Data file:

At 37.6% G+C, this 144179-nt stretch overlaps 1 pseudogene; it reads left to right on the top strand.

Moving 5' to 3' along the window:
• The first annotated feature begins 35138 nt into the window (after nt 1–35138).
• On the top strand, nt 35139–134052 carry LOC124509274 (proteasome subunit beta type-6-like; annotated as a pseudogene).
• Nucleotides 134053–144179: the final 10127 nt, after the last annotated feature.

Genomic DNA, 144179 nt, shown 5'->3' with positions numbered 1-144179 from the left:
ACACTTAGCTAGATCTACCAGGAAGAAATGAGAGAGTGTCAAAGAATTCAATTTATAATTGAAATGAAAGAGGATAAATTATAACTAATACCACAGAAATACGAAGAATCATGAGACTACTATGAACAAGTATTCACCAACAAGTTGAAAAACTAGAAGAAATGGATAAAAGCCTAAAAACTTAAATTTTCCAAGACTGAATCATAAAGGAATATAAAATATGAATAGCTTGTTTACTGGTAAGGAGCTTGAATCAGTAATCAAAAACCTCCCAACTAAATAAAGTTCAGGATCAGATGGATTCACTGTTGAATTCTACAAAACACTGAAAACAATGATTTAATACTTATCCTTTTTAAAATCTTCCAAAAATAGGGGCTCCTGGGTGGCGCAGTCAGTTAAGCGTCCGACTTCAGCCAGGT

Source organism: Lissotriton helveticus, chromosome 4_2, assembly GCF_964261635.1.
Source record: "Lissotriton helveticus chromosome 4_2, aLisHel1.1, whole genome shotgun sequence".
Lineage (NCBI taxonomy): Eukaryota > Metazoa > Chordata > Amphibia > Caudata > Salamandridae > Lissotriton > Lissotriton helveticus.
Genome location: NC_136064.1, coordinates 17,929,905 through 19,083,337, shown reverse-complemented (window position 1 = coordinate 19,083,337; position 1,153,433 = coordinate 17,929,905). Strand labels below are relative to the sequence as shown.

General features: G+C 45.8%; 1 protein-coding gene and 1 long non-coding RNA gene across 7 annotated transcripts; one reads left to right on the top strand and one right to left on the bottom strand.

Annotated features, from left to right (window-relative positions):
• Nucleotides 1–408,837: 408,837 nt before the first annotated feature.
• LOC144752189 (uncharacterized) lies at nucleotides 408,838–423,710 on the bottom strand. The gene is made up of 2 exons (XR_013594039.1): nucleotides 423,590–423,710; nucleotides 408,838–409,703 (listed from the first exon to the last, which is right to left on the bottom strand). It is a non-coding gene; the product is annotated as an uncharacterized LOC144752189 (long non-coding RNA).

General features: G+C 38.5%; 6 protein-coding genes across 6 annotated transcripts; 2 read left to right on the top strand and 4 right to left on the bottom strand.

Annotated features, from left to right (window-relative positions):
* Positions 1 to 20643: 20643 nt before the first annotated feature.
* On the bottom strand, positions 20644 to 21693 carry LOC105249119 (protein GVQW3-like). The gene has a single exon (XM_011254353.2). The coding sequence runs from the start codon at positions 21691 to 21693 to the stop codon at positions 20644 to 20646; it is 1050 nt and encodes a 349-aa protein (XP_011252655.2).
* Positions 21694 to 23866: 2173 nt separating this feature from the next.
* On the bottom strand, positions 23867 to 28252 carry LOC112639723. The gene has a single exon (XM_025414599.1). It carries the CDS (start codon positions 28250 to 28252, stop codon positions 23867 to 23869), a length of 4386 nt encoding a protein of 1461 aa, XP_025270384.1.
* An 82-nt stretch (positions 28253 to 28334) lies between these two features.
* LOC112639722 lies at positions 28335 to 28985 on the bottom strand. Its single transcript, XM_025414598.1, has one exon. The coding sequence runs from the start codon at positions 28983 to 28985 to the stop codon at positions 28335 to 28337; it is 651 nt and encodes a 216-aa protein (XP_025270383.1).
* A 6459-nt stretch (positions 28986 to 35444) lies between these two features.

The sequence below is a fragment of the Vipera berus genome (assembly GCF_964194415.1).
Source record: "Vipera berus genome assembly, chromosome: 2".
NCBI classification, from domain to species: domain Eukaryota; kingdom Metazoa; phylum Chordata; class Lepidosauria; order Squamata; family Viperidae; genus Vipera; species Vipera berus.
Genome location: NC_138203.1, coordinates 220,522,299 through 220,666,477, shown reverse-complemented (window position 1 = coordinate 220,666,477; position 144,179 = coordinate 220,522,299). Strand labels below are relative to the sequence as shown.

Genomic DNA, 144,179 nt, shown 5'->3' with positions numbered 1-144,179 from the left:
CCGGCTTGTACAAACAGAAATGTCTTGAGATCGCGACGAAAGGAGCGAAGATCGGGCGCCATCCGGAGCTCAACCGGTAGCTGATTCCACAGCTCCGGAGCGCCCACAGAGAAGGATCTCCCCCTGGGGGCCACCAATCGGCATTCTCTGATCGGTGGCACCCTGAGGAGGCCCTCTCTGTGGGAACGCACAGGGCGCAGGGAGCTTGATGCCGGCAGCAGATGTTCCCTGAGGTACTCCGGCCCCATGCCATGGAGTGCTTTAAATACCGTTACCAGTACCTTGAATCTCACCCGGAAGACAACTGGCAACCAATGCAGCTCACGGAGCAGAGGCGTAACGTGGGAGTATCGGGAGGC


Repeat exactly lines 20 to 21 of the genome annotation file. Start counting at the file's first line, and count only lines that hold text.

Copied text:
* Positions 21694 to 23866: 2173 nt separating this feature from the next.
* On the bottom strand, positions 23867 to 28252 carry LOC112639723. The gene has a single exon (XM_025414599.1). It carries the CDS (start codon positions 28250 to 28252, stop codon positions 23867 to 23869), a length of 4386 nt encoding a protein of 1461 aa, XP_025270384.1.